WHITE BEAR LAKE, Minn. — Low water levels on White Bear Lake have caught a lot of attention in recent years. The issue? There's not a sustainable water source for people in the northeast metro region.
"White Bear Lake is unusual in that's it's a very small watershed, so it depends on the groundwater level to fill the lake, and so that's why you want to keep that groundwater level up because like the bathtub analogy, you take it out, it'll drain the lake," said environmental law attorney Byron Starns.
Starns represents the White Bear Lake Homeowners Association.
"This is a very complex problem, and it has a lot of stakeholders all of whom have been working for over a decade, very hard, to try and get it solved," Starns said.
Lawmakers have introduced a bill addressing the issue. Under the deal, the Metropolitan Council would use $3 million to study options for switching public drinking water from groundwater to the Mississippi River. Area communities would have four years to figure out how much of their drinking water would come from groundwater versus the Mississippi River.
"Basically, it's designed to give the communities a little breathing room and to get the resources and people together to solve the problem and also solve an immediate problem that Lake Elmo has about its water supply," Starns said. "Lake Elmo has a lot of housing units going in and their current system doesn't have adequate supply."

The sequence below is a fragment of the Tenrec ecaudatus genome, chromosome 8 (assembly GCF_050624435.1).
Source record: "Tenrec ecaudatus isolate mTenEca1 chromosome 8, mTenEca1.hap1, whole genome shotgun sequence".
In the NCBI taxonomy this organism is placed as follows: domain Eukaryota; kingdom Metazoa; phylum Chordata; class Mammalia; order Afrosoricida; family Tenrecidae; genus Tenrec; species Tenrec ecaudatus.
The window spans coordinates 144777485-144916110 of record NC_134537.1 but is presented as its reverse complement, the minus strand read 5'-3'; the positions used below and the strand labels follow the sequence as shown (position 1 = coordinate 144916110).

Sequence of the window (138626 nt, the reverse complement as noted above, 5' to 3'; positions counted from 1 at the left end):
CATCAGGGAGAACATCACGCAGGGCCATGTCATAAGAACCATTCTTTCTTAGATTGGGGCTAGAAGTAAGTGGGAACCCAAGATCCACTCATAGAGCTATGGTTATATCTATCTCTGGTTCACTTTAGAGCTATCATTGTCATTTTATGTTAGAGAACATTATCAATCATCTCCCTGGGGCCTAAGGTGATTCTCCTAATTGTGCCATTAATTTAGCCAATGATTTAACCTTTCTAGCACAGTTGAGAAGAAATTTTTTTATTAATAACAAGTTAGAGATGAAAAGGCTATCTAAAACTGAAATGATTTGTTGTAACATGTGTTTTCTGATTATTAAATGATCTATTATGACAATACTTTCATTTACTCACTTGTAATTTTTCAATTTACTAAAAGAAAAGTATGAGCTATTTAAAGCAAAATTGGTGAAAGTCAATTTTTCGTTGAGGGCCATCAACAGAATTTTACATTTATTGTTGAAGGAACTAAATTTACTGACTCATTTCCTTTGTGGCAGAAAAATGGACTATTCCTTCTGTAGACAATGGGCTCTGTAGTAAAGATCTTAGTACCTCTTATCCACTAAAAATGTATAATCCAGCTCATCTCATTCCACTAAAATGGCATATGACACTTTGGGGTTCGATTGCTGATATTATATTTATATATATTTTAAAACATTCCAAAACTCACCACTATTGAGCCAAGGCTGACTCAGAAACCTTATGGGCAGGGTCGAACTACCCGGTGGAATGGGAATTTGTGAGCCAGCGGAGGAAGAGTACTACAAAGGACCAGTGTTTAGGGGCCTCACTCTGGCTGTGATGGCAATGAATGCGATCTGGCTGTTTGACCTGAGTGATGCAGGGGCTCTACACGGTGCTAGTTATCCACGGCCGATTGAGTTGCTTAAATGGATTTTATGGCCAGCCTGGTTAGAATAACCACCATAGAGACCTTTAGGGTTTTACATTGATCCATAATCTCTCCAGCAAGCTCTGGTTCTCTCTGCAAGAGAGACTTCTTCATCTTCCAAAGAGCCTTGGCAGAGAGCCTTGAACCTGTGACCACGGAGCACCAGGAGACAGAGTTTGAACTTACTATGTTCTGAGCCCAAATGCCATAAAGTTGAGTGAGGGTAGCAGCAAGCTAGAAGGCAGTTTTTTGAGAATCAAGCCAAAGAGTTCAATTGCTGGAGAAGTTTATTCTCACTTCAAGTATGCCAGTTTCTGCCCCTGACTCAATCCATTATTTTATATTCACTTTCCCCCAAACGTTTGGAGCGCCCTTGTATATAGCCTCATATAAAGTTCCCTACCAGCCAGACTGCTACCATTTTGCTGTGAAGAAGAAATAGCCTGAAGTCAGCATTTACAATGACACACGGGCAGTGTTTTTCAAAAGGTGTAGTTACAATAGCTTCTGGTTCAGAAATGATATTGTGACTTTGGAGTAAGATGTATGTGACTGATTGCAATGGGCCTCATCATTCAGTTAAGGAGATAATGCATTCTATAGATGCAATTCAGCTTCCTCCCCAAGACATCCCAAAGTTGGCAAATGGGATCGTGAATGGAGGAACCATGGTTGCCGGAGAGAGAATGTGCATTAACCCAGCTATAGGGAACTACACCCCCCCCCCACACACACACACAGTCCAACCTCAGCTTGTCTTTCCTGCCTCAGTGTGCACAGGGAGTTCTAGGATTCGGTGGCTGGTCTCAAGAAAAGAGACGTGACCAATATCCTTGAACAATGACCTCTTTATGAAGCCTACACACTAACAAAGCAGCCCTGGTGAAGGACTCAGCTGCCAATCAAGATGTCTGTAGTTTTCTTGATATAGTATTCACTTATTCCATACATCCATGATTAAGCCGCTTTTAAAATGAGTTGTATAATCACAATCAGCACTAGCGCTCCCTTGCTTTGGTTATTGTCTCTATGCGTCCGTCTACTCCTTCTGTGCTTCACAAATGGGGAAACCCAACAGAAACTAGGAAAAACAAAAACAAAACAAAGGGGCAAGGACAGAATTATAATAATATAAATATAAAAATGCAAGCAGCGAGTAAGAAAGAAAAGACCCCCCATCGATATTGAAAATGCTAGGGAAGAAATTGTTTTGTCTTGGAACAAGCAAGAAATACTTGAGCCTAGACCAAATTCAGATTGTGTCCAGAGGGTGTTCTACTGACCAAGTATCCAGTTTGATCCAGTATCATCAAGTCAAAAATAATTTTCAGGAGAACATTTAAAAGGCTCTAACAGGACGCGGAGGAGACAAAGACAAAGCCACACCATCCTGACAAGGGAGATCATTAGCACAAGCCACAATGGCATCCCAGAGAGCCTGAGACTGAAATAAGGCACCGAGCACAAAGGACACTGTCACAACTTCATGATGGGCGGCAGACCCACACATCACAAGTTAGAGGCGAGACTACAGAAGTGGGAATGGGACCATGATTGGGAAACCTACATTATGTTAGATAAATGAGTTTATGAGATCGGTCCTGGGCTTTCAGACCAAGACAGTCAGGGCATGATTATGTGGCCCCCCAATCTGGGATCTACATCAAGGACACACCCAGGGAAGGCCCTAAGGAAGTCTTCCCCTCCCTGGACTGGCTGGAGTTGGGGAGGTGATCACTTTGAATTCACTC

This all goes back to 2013 when White Bear Lake homeowners and the White Bear Lake Restoration Association sued the Department of Natural Resources after lake levels were at its lowest. The lawsuit alleged the DNR mismanaged groundwater pumping, and a Ramsey County judge sided with the group. The DNR unsuccessfully appealed the case to the Minnesota Supreme Court.
In a statement, the DNR shared the following:
"The DNR appreciates the legislature's engagement on this important issue and has worked collaboratively with local communities and stakeholders to provide input on the proposed language. We look forward to continuing that engagement to protect White Bear Lake and to ensure communities have access to sufficient safe drinking water resources to meet current needs and those of future generations."
"Water is probably our most precious resource and I think we're under a misconception that we have unlimited water resources in Minnesota and so throughout the state, we're going to have to come to grips with the need to manage our water use to conserve it so there's adequate supply long term," Starns said.
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